British Prime Minister David Cameron yesterday pledged to step up Britain's trade links with Singapore and Asia as he sought to woo investors from the region and counter his country's dependence on trade with Europe.
Mr Cameron used his speech at the Lee Kuan Yew School of Public Policy to showcase business opportunities in Britain.
"Britain is back and Britain means business... And we are more focused than ever on making our country one of the very best places to do business," he said in his lecture, which was attended by Deputy Prime Minister and Minister for Finance Tharman Shanmugaratnam and Minister in the Prime Minister's Office Grace Fu.
Mr Cameron, who arrived in Singapore yesterday with a delegation of mainly business leaders and officials for his first official visit, acknowledged that Britain had been too reliant on its European neighbours for trade and investment for too long.
He urged his country's businesses to look beyond their backyard to markets in a rapidly rising Asean.
REASONS FOR SUCCESS
It was his commitment to tackling corruption that helped to give people confidence to invest in this incredible country. And it is no coincidence that Singapore's climb to the top end of the global indices for anti-corruption and ease of doing business have gone hand-in-hand with its global success.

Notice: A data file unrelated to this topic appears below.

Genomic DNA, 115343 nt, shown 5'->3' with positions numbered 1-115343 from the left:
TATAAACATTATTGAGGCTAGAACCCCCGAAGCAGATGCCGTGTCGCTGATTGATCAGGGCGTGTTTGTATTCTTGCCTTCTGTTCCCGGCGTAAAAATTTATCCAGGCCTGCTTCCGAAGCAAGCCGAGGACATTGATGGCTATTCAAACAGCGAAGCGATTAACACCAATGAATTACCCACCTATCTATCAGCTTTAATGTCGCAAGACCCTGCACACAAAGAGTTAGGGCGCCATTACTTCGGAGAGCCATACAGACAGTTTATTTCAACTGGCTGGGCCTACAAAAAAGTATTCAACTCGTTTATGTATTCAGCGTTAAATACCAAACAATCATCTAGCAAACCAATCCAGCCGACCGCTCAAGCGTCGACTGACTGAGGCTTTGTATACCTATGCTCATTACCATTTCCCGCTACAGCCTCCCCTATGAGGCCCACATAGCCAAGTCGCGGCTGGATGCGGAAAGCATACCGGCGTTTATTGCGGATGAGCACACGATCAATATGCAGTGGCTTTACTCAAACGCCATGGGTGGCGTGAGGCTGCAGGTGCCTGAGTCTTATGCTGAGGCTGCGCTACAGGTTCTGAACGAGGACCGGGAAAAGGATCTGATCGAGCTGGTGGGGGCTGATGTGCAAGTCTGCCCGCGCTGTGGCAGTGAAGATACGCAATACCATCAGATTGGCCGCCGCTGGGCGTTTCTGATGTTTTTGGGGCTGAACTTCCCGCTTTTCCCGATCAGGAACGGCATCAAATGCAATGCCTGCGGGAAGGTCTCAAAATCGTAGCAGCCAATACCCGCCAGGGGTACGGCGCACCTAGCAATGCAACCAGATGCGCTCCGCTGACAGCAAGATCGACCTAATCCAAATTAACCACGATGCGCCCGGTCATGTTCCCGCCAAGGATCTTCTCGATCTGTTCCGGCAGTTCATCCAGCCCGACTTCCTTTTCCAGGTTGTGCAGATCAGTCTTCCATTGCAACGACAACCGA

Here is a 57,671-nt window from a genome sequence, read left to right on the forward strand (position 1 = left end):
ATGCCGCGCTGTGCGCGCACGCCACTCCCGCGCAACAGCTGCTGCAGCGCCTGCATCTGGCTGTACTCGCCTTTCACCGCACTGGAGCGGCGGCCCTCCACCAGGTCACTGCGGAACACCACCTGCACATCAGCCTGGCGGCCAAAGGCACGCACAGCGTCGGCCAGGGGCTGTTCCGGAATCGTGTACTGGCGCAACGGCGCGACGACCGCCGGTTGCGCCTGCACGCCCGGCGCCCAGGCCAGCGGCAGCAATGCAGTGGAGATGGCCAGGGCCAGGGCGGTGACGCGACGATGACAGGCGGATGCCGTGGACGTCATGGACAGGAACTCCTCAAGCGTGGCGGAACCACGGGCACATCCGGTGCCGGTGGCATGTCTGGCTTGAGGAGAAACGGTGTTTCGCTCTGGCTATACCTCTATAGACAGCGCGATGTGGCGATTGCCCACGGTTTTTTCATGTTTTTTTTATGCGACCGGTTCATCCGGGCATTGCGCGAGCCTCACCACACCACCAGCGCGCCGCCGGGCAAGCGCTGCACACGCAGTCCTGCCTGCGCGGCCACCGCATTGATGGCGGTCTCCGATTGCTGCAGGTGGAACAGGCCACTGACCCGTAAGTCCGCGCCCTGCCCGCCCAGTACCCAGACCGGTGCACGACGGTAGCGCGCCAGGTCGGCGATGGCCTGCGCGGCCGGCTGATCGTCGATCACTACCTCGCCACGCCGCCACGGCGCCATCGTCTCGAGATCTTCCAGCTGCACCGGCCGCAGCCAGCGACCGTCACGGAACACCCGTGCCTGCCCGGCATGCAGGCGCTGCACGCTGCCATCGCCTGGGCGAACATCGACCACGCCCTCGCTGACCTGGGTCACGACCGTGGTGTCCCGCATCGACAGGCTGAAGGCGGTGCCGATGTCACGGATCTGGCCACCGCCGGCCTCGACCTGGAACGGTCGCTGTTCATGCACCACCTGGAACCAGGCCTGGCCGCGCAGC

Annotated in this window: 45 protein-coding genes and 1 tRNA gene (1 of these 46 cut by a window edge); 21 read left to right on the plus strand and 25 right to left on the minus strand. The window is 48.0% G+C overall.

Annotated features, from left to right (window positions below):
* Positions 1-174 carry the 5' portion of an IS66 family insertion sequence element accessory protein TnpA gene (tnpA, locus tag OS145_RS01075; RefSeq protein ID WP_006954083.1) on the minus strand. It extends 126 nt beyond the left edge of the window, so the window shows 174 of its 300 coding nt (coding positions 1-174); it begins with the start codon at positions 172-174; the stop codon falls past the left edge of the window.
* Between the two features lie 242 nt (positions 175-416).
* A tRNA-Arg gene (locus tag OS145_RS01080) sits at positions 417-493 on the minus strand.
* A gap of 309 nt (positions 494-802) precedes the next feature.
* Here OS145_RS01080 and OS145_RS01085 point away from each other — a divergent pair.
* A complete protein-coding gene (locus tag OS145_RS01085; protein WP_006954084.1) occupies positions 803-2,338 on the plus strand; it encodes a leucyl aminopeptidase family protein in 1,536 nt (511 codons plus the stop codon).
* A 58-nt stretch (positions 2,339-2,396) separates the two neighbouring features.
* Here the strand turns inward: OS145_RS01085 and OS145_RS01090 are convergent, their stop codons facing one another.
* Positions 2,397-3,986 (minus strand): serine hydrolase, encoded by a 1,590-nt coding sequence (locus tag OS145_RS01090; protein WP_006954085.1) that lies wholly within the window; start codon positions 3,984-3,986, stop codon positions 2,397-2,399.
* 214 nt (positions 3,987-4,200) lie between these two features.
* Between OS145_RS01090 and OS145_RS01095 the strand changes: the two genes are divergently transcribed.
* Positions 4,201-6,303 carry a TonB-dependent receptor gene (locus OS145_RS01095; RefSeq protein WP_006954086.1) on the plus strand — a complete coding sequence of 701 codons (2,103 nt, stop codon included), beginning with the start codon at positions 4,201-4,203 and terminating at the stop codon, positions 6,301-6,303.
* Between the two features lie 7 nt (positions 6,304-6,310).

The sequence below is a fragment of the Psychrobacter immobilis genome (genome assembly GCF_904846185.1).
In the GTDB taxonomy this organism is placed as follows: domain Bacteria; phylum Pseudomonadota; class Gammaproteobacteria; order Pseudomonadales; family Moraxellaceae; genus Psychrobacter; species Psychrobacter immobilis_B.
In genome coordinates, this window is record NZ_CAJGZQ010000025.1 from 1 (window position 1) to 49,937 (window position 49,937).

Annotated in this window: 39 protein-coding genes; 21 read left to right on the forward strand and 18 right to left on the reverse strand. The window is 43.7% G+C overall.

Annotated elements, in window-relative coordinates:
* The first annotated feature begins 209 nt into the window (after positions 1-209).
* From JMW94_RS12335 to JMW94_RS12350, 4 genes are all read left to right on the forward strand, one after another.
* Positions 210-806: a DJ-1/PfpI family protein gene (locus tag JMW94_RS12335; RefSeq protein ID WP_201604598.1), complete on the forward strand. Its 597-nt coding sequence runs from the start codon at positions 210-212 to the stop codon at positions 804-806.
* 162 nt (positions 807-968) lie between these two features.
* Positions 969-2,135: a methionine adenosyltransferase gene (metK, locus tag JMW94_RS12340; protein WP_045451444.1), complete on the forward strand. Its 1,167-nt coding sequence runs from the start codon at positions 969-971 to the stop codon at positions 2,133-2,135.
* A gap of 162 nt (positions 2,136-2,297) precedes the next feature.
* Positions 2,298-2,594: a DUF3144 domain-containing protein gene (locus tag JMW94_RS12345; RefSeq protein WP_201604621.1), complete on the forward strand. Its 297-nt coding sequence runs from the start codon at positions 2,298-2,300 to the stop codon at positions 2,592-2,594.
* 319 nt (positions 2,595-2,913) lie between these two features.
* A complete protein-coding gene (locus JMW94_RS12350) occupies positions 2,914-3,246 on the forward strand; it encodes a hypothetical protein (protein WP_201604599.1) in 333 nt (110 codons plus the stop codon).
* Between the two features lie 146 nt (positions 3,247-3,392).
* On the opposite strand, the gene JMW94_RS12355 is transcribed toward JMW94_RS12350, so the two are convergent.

BRITISH PREMIER DAVID CAMERON, on Mr Lee Kuan Yew's commitment to transparency and tackling corruption
"There is a world beyond Europe and where Britain must not miss out. And nowhere more so than in South-east Asia. It's a striking statistic that Britain still does more trade with Belgium than with the whole of Indonesia, Malaysia, Singapore and Vietnam combined," he said, referring to the three other countries on his four-nation South-east Asia tour this week.
He highlighted that Asean was now the seventh-largest economy in the world. He also referred to the much-anticipated Asean Economic Community, which comes into full swing in December. These were the reasons he had chosen the region for his first major trade visit since being re-elected in May.
Mr Cameron also urged those seeking to do business in Britain to look beyond its traditional markets - particularly to northern England, an area focused on the research and development, manufacturing, science and technology sectors.
Earlier yesterday, Mr Cameron visited the Botanic Gardens where an orchid, Papilionanda David Cameron, was named in his honour.
He also met top business leaders from Singapore and Britain at a reception organised by UK Trade and Investment (UKTI) to promote business links between the two countries.
Mr Cameron and Ms Fu also witnessed the signing of two statements of intent between UKTI and the Monetary Authority of Singapore with private sector co-signatories Lloyd's and Aviva.
The agreements seek to support the development of regional insurance markets, the Ministry of Foreign Affairs said in a statement.
Mr Cameron wraps up his visit today and will attend an official welcome ceremony at the Istana, where he will call on President Tony Tan Keng Yam and meet Prime Minister Lee Hsien Loong, who will host him to lunch.
Mr Lee and Mr Cameron will also witness the signing of a Memorandum of Understanding on Cyber Security Cooperation between Singapore and Britain.